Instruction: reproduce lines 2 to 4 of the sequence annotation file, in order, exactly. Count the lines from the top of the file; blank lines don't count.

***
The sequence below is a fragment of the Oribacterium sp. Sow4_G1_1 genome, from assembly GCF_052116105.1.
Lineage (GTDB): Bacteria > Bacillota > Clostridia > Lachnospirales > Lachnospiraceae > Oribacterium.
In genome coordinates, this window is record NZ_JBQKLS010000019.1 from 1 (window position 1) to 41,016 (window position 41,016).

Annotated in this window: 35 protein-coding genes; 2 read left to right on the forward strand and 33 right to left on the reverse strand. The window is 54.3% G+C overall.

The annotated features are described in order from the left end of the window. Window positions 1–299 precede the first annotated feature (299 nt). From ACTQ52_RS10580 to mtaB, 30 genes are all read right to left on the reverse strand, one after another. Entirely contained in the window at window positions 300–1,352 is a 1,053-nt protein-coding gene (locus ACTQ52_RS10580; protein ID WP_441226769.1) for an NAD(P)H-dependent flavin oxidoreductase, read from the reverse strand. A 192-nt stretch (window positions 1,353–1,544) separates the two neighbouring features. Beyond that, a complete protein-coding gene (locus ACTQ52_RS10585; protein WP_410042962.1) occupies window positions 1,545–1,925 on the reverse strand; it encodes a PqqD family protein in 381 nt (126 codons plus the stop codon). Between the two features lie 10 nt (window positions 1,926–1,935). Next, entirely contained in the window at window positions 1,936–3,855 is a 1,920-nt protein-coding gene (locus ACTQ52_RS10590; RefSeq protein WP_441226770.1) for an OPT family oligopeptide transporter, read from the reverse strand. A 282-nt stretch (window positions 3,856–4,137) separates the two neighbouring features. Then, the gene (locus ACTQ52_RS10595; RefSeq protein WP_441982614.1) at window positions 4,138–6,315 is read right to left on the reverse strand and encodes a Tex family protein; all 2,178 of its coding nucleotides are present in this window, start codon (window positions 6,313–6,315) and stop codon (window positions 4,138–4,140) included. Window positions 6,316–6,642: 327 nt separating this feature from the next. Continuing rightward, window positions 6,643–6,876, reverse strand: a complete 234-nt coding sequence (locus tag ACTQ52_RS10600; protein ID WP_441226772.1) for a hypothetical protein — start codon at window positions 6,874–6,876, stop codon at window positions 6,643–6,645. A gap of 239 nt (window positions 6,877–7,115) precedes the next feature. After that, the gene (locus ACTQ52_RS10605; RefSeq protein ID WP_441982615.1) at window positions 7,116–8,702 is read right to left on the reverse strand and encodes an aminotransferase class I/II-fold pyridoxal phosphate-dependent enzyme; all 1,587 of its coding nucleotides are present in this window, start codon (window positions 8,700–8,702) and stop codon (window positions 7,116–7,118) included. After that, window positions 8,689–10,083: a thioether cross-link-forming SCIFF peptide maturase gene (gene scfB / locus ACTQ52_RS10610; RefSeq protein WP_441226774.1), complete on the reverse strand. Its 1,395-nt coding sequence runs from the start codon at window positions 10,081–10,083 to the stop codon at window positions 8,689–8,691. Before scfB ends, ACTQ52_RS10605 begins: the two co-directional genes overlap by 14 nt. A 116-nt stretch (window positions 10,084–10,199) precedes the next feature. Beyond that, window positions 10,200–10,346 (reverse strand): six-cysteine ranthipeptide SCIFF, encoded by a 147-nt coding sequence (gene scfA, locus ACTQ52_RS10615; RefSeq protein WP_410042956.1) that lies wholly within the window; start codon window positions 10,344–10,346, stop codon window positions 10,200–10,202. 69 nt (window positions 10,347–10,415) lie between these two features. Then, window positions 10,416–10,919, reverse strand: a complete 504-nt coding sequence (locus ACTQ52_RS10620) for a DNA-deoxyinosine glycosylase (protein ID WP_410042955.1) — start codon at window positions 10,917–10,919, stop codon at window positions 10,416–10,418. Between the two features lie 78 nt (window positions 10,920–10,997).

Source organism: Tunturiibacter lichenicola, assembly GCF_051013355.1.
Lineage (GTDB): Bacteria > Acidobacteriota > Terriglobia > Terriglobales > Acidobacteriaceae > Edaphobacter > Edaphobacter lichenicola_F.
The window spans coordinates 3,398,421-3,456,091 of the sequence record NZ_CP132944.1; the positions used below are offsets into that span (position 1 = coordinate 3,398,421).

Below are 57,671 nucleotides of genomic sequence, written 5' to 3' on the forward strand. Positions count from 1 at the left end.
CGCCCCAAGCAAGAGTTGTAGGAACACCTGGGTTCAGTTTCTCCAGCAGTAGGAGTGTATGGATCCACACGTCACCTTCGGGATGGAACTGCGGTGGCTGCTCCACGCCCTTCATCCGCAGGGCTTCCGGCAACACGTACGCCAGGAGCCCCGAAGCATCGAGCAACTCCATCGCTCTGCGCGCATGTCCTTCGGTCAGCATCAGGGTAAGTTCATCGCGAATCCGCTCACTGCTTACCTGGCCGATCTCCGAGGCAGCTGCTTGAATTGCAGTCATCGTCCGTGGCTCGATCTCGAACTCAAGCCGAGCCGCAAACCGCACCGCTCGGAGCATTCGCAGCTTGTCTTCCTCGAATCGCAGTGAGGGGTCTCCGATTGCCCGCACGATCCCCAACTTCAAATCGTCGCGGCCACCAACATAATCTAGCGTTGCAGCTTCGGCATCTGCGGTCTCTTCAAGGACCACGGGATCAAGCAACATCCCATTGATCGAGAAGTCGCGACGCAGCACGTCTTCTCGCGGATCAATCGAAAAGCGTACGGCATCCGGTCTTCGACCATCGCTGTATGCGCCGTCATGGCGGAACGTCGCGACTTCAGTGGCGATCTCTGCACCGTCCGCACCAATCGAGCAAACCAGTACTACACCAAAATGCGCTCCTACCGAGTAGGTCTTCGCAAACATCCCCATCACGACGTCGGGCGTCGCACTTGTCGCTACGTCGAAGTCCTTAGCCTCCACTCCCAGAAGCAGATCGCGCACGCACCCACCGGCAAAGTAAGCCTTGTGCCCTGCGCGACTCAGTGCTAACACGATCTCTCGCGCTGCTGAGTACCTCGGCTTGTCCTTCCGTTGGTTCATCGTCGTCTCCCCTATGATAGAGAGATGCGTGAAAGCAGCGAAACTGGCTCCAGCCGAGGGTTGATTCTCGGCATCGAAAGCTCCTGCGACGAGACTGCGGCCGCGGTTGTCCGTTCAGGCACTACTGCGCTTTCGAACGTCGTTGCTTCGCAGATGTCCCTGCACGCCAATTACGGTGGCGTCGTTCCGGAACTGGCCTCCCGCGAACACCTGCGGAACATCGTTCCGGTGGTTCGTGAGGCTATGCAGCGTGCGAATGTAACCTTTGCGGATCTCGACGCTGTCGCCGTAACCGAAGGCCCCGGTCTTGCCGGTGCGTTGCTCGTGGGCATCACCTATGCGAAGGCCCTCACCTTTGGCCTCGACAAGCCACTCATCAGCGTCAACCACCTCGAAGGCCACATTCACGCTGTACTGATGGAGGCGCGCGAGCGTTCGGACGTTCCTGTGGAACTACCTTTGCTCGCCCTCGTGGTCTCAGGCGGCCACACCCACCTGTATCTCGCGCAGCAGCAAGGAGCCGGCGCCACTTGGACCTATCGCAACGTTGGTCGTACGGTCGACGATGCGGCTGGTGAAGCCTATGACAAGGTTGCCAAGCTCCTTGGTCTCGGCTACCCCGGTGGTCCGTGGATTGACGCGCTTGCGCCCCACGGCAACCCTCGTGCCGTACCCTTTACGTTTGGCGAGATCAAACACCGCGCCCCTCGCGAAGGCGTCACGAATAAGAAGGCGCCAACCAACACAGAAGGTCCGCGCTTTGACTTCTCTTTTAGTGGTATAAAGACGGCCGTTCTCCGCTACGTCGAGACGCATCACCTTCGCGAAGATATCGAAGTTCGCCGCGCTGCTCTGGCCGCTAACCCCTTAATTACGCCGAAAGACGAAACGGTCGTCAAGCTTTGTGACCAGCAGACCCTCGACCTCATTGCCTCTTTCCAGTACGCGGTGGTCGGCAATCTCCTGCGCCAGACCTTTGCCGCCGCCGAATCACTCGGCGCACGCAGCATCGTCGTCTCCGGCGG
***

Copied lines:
Lineage (GTDB): Bacteria > Bacillota > Clostridia > Lachnospirales > Lachnospiraceae > Oribacterium.
In genome coordinates, this window is record NZ_JBQKLS010000019.1 from 1 (window position 1) to 41,016 (window position 41,016).

Annotated in this window: 35 protein-coding genes; 2 read left to right on the forward strand and 33 right to left on the reverse strand. The window is 54.3% G+C overall.